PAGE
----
First of all, there’s nothing wrong with you. Procrastination is NORMAL. Completely and totally normal. EVERYONE procrastinates. However, if it’s interfering with your work or your goals, it’s time to work on it. Today, we're going to do just that.
Let's talk about why you're procrastinating. And then we'll dive into what you can do about it.
First, why you procrastinate. Simply put, your brain is interpreting the thing you're procrastinating on in one of three ways:
It's too hard.
It isn't fun.
Or it'll require too much effort.
Your lower brain's job is to get you to seek out things that are enjoyable and exert as little effort as possible, which is why scrolling Instagram ALWAYS seems more preferable to work. Thankfully, there are ways to override this!
1. Plan realistically. When you plan in a way that takes big tasks seem doable, your brain gets on board. Learning how to tip the scale from "too hard" to "manageable" is 90% of overcoming procrastination. You'll know you've done this when you look at your calendar, see the task, and feel very little resistance to getting started on that task. Part B of planning realistically is planning no more than 3 tasks per day. Yes, you read that right. There are days when I only plan 1 thing. Plan less, and watch how much more you'll get done.
2. Use brain tools to navigate out of procrastination to solve for the other 10% of procrastination that planning well can't solve for. You'll do this using two steps: understand why exactly you want to procrastinate in the first place and solve for it, in the moment.
Let's walk through an example:
You have something on your calendar. You noticing yourself saying, "I'll just do it later," or "I don't feel like it right now," or "I don't want to." Catching those thoughts in the moment IS the first step. Realizing they're optional and recognizing that if you listen to those thoughts, you'll end up having to work later than you want to or you'll be butting up against a deadline and putting out rushed work. From that point, you're going to want to create a new, believable thought on purpose instead of listening to your default dialogue. I find curiosity to be SO helpful in these situations.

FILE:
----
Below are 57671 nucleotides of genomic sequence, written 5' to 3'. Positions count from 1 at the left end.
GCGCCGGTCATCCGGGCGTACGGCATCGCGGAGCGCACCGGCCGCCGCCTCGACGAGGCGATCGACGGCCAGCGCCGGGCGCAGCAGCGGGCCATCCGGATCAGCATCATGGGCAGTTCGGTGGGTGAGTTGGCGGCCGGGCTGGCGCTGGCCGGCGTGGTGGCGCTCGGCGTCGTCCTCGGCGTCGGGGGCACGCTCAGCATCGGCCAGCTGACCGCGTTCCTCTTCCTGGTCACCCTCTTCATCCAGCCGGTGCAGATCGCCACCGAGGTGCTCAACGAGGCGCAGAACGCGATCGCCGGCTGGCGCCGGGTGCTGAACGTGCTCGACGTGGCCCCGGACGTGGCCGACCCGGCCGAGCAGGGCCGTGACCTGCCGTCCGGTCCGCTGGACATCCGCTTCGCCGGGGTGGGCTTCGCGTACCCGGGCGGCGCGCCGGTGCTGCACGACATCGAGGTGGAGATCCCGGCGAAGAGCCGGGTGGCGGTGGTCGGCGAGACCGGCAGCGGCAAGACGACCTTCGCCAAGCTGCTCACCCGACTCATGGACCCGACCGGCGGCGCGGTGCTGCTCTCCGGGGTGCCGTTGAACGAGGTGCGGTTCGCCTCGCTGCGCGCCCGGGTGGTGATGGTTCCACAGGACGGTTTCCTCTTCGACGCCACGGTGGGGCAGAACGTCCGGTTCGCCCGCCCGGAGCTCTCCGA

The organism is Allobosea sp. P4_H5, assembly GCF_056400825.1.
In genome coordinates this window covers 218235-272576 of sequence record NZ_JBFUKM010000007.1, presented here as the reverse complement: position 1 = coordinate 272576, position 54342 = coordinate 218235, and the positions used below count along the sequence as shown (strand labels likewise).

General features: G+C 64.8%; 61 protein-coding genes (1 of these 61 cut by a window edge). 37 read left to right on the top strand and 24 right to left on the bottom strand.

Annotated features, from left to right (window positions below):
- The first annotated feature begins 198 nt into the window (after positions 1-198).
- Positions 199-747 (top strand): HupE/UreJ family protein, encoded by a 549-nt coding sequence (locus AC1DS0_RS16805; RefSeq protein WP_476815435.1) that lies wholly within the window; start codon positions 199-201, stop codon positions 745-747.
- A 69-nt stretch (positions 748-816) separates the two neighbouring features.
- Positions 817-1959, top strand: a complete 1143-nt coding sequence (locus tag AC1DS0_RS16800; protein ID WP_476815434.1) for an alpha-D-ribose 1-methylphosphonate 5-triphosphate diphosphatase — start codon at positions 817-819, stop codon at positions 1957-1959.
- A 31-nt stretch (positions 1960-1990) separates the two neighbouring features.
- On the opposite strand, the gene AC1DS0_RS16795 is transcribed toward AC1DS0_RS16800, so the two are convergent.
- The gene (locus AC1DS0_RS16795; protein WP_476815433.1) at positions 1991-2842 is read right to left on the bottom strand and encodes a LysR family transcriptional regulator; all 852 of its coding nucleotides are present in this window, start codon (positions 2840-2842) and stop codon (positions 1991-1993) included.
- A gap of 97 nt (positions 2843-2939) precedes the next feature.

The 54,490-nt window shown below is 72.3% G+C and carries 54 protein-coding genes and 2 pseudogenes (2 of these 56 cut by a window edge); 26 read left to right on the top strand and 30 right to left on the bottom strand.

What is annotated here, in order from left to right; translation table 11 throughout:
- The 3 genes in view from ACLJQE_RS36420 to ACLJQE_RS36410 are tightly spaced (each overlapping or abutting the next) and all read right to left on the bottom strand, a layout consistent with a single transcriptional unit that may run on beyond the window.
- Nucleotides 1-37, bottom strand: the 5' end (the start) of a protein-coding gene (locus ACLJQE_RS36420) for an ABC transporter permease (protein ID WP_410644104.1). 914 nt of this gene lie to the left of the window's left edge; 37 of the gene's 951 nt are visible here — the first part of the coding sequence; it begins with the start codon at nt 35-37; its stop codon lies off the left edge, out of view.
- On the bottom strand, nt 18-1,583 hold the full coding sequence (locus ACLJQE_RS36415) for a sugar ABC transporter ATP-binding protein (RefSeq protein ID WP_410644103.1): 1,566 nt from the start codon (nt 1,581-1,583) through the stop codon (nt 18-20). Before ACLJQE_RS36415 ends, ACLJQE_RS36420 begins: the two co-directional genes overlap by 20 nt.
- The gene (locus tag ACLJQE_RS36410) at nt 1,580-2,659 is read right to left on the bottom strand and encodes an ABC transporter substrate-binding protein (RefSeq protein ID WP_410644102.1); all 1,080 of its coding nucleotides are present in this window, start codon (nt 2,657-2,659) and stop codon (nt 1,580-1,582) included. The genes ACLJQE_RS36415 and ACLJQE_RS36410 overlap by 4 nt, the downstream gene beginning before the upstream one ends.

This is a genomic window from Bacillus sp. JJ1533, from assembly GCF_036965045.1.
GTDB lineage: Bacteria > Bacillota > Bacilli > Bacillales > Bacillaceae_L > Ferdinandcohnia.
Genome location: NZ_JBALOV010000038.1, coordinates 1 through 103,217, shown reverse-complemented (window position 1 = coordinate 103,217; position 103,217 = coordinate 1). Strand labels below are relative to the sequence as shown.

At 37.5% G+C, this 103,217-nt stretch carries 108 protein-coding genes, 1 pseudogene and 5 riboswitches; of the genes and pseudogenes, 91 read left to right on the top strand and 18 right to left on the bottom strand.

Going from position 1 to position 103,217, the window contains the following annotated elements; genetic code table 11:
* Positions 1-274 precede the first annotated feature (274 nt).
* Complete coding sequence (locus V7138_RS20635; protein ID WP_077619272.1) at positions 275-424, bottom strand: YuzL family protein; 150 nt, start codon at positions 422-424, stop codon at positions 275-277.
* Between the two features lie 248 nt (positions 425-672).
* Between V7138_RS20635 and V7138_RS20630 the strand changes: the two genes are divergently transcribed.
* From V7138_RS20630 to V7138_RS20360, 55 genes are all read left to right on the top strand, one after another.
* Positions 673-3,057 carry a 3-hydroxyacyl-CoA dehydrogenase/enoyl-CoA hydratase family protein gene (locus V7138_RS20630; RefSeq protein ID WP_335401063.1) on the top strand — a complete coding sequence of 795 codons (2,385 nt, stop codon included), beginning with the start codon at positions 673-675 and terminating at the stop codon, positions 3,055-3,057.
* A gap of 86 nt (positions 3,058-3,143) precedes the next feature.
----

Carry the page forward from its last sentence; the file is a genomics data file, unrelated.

My thought process is typically something like, How can I make this easier or more fun? What if I just let myself do the crappiest job possible? I'll just get down what I think the best answer is - I can always go back and edit. The hardest part is just getting something down, once I do that, I know it gets easier.
3. Finally, the last step in overcoming procrastination is knowing how to tell when you need to change course with your plan in order to hit your goal or work deadline. This first typically looks like reassessing the work load (or goal) you've currently taken on and comparing it to what you're available for, emotionally, energy-wise, and time-commitment wise. From there, you'll want to delegate and eliminate ruthlessly. Staying open to ALL of the possibilities is a really helpful way to let yourself get all the options on the table. You'll really want to limit yourself here - this requires your brain to stretch.
The next step is to reassess and ask yourself why you're doing what you're doing. SO often the things we procrastinate on aren't things we actually want to be doing, but we've decided to do them because someone else expects us to, or because we think it's the right thing to do.
This is where developing self-trust is HUGE. Trusting that you can say no and trusting that your way (and your desires) ARE the right way.
This is the work I do with my clients. ANYONE can learn how to navigate out of procrastination. If everything you've tried before hasn’t worked, schedule a free consult to learn exactly why & how to solve for it. You can do that right here.